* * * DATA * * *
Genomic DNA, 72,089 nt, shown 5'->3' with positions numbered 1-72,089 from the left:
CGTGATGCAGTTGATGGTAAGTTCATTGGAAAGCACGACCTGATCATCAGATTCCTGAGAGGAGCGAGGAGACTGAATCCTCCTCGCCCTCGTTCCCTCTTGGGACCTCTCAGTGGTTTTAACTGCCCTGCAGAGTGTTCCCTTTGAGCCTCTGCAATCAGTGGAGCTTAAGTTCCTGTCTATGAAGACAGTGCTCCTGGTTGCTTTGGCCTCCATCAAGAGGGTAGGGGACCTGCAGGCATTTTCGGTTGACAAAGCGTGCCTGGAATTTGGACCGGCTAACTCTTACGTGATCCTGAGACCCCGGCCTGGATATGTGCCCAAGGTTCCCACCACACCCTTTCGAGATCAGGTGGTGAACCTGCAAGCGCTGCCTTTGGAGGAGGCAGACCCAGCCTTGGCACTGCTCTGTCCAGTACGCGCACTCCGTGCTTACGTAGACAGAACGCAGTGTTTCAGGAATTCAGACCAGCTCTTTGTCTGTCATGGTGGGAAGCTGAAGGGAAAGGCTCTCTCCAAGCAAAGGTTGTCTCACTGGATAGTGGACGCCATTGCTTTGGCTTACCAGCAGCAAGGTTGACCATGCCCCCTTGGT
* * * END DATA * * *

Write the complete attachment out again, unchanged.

Genomic DNA, 72,089 nt, shown 5'->3' with positions numbered 1-72,089 from the left:
CGTGATGCAGTTGATGGTAAGTTCATTGGAAAGCACGACCTGATCATCAGATTCCTGAGAGGAGCGAGGAGACTGAATCCTCCTCGCCCTCGTTCCCTCTTGGGACCTCTCAGTGGTTTTAACTGCCCTGCAGAGTGTTCCCTTTGAGCCTCTGCAATCAGTGGAGCTTAAGTTCCTGTCTATGAAGACAGTGCTCCTGGTTGCTTTGGCCTCCATCAAGAGGGTAGGGGACCTGCAGGCATTTTCGGTTGACAAAGCGTGCCTGGAATTTGGACCGGCTAACTCTTACGTGATCCTGAGACCCCGGCCTGGATATGTGCCCAAGGTTCCCACCACACCCTTTCGAGATCAGGTGGTGAACCTGCAAGCGCTGCCTTTGGAGGAGGCAGACCCAGCCTTGGCACTGCTCTGTCCAGTACGCGCACTCCGTGCTTACGTAGACAGAACGCAGTGTTTCAGGAATTCAGACCAGCTCTTTGTCTGTCATGGTGGGAAGCTGAAGGGAAAGGCTCTCTCCAAGCAAAGGTTGTCTCACTGGATAGTGGACGCCATTGCTTTGGCTTACCAGCAGCAAGGTTGACCATGCCCCCTTGGT